Be honest with the mediator. Remember, the mediator is not a judge or an arbitrator. He or she has no power to pass judgment on you. It is to your advantage if the mediator knows your true feelings and motivations so as to forge a compromise that works best for both sides.
If you’re speaking privately with the mediator before the mediation, you can also feel free to request that certain information not be shared with the other side. This is common. Indeed, mediator codes of ethics prohibit a mediator from sharing certain information given privately by one party, when asked not to do so.
Once everyone has gathered around the table, the mediator will typically take the reins, describing the process and the goal.
Then, in most mediations, both sides will be asked to give their own perspective on the situation. This means that you will be asked to describe your relationship with your neighbor and the specific dispute at hand. You typically address your comments to the mediator, making eye contact while you speak. However, your neighbor will of course be sitting there as well, and it is natural for you to visually reference him. Your neighbor will similarly make a statement to the mediator while you sit and listen.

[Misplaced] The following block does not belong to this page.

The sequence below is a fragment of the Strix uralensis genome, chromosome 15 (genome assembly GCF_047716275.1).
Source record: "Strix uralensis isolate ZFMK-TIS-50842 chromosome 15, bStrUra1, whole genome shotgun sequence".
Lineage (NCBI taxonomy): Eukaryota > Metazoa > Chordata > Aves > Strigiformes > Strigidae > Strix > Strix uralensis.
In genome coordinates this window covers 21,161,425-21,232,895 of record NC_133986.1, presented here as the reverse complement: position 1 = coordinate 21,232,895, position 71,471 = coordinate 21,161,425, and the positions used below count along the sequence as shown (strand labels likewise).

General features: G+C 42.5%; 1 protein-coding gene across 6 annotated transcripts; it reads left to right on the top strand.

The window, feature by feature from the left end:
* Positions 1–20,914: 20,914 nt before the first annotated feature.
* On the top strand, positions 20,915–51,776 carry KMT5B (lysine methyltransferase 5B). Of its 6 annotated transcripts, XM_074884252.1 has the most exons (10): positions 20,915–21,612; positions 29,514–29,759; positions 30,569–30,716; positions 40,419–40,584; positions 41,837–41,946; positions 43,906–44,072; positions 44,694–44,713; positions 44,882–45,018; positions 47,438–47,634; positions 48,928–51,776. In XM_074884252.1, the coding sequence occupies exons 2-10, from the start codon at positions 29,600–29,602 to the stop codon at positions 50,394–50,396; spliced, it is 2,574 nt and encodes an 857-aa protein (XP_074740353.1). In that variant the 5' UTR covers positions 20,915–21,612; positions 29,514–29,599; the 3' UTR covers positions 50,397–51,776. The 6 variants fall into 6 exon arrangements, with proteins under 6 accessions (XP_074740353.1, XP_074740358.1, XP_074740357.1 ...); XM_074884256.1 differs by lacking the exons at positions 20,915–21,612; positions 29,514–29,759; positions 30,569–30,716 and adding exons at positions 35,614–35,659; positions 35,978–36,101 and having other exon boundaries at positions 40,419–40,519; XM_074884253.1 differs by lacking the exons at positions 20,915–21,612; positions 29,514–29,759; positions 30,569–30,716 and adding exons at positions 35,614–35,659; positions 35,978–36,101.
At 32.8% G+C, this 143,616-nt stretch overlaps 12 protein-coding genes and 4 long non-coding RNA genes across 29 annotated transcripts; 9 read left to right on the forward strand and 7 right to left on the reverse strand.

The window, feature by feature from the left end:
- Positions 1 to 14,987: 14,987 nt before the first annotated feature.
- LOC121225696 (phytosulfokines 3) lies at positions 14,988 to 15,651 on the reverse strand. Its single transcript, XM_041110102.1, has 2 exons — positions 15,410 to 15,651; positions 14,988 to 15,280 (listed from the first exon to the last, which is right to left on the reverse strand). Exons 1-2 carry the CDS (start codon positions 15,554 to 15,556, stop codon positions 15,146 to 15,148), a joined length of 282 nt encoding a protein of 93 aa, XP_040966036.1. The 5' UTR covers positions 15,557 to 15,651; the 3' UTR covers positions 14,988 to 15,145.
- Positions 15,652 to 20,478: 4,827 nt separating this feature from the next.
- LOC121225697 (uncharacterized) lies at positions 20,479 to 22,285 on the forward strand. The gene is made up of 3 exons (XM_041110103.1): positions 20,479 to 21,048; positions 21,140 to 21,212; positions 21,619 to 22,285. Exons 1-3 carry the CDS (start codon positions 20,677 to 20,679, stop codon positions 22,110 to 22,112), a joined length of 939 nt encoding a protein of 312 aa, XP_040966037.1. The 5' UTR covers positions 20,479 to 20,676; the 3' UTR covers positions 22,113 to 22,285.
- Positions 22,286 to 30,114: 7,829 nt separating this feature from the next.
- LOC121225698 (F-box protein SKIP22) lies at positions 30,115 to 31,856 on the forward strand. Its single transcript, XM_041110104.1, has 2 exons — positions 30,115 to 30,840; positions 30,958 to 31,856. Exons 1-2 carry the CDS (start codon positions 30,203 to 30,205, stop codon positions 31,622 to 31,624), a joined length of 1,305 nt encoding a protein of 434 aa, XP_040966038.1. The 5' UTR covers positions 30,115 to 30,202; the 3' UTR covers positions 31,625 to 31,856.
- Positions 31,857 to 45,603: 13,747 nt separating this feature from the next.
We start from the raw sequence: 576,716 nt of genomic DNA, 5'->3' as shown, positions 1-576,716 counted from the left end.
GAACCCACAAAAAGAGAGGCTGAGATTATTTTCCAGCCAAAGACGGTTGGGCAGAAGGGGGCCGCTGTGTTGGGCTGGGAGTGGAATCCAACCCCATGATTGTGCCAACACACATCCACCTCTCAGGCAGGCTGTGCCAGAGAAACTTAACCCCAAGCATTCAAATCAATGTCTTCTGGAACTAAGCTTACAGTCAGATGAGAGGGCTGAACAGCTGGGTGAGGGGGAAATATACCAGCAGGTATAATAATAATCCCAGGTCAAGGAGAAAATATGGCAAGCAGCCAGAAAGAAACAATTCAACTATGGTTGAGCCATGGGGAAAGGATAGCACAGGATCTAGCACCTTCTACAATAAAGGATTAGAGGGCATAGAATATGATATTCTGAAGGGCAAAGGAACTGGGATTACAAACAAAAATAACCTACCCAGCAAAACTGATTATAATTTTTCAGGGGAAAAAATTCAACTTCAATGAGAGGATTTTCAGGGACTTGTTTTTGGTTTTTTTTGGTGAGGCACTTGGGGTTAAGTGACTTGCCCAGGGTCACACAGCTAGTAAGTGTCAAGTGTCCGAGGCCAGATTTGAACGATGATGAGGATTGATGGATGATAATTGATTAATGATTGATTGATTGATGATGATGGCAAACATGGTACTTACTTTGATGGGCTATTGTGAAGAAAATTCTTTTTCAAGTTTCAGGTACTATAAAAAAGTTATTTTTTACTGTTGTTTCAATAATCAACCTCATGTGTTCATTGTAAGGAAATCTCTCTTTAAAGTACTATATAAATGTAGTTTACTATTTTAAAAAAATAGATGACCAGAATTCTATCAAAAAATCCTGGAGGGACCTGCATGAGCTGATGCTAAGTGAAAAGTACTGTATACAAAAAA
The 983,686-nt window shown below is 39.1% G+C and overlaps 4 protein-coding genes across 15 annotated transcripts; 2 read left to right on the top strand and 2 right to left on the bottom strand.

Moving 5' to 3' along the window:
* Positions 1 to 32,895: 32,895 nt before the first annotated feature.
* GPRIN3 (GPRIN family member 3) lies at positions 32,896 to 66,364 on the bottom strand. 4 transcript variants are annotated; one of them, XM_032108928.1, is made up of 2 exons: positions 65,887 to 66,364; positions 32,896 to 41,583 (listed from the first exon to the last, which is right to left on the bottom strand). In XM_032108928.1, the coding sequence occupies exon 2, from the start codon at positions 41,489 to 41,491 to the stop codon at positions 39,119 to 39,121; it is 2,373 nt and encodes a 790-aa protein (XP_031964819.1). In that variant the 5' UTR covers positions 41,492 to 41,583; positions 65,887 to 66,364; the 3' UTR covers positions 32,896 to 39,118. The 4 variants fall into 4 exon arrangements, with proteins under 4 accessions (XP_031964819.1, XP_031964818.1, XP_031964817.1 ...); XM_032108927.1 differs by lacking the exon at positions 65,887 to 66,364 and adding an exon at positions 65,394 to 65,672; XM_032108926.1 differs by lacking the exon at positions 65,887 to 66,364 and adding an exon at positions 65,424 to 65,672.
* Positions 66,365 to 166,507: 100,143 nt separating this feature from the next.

Not surprisingly, each side tends to give a very different interpretation of the same events. Be prepared to feel strong disagreement with what your neighbor will say, but don’t interrupt! Your neighbor should extend you the same courtesy, and the mediator should enforce these basic rules of discourse.